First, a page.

Accuracy in Media

While Accuracy In Media has been combating Al-Jazeera English, France has quietly decided to get into the 24-hour international cable news business. On December 6, 2006, France 24 began its first day of broadcasting on the Internet, and its first televised broadcasting began the following day. France 24, or “France vingt-quatre,” which has been a pet project of French President Jacques Chirac, was created to spread French values around the world 24 hours a day. 

French Prime Minister Dominique de Villepin says that “After 9-11, after the War in Iraq, we all feel that there is a need for more information, a different kind of information.” 

Translated into plain English, it appears that the new channel is designed, like Al-Jazeera, to counter American influence in the world. It also seems designed to give us a more sympathetic view of those behind international terrorism. France, of course, was the scene of violent Muslim riots in 2005 and is considered by many to be the base for “Eurabia,” the coming takeover of Europe by Muslim Arabs. 

France 24, which currently is only being transmitted via satellite to Europe, the Middle East and Africa, will eventually be expanded into North America and Asia. However, France 24 is available in Washington D.C. to Comcast cable subscribers. Although the web version of the channel is offered with streaming newscasts in French, English, and Arabic, an Arabic-language version of the channel will not begin broadcasting until next year, and a Spanish-language channel will begin in about three years. 

In his interview with France 24, Chirac explained the rationale for the news channel: “It is essential that a great country like France can have a view of the world and broadcast this view, in conformity with our traditions and our conception of civilization, peace, humanism and globalization.” Although Chirac told the France 24 audience that the channel will operate completely independently, the channel receives most of its funding from the French government. 

When the French prime minister Dominique de Villepin was asked in an interview on the channel what he was expecting from France 24, he responded, “I do expect a new look at information; a certain spirit of freedom, of justice, and of understanding. We are living in a world of crisis. We need to understand this crisis, and I think that France has the capacity to show new things, to show new problems, in a different way, and I think it would complete the information of people around the world.”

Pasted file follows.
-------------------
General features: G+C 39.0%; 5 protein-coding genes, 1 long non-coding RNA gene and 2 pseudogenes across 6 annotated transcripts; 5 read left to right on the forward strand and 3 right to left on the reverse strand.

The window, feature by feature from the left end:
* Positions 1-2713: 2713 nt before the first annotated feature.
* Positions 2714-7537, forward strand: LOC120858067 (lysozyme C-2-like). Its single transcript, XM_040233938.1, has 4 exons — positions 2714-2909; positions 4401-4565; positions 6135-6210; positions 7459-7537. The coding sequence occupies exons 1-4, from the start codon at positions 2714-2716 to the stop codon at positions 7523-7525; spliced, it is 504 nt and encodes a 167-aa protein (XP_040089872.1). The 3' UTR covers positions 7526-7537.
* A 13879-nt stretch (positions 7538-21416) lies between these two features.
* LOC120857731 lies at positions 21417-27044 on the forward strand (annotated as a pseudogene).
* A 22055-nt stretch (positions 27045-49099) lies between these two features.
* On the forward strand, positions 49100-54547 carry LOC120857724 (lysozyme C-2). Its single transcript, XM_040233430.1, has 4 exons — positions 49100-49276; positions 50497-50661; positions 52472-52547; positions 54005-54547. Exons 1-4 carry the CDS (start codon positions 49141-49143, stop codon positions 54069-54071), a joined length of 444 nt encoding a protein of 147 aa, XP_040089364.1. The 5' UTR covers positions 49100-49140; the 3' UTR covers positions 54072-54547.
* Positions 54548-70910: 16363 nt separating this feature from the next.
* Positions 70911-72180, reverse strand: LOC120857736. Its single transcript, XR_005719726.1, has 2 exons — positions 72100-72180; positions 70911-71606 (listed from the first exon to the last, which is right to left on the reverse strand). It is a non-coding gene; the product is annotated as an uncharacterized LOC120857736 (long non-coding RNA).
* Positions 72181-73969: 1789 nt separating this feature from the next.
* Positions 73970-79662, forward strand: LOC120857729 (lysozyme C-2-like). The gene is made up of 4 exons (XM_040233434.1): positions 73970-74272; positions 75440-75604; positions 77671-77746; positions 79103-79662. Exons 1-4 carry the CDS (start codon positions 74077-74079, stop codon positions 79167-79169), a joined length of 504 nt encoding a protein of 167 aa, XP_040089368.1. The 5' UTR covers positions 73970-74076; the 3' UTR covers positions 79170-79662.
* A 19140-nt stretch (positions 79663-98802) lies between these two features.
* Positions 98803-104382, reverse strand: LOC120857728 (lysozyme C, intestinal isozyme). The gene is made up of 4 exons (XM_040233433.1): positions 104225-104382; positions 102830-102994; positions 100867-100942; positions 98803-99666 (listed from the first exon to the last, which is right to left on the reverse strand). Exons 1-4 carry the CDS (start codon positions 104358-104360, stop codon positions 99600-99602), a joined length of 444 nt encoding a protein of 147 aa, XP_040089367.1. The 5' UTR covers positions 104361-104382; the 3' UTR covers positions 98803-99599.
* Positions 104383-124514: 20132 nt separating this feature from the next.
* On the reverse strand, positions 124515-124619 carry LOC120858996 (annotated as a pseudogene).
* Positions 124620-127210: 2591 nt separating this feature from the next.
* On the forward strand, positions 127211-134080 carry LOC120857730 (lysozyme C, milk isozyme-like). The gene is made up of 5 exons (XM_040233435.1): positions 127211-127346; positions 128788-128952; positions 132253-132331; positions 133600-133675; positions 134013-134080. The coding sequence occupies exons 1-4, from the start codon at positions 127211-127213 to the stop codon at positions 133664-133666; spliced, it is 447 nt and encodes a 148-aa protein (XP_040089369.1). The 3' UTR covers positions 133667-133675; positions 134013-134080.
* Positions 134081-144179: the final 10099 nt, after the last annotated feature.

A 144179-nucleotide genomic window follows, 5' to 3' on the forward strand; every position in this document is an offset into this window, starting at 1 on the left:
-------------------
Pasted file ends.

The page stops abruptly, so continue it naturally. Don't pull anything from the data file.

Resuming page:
On one level, France 24 seems designed to drum up business for France. The “Welcome to France” link on the France 24 website says, “Welcome to France. France is the world’s most popular tourist destination. The Eiffel Tower and the Louvre are on every visitor’s list, but there’s much for them to discover. France 24-and its multinational team of journalists-are here to help foreigners learn more.” 

But de Villepin told a France 24 reporter that the new channel should also shed light on “What is going on in the head of the other people of the world. This is really something difficult, and it’s not just to get the information, but it is to try to go beyond the information and to understand it. I think this is really something different, and I believe that France 24 will give us something else.”

Like Al-Jazeera, France 24 looks like another government-funded propaganda operation of dubious value. But in the current global media environment, in which the U.S. seems to be practically disarmed, it can do much harm.




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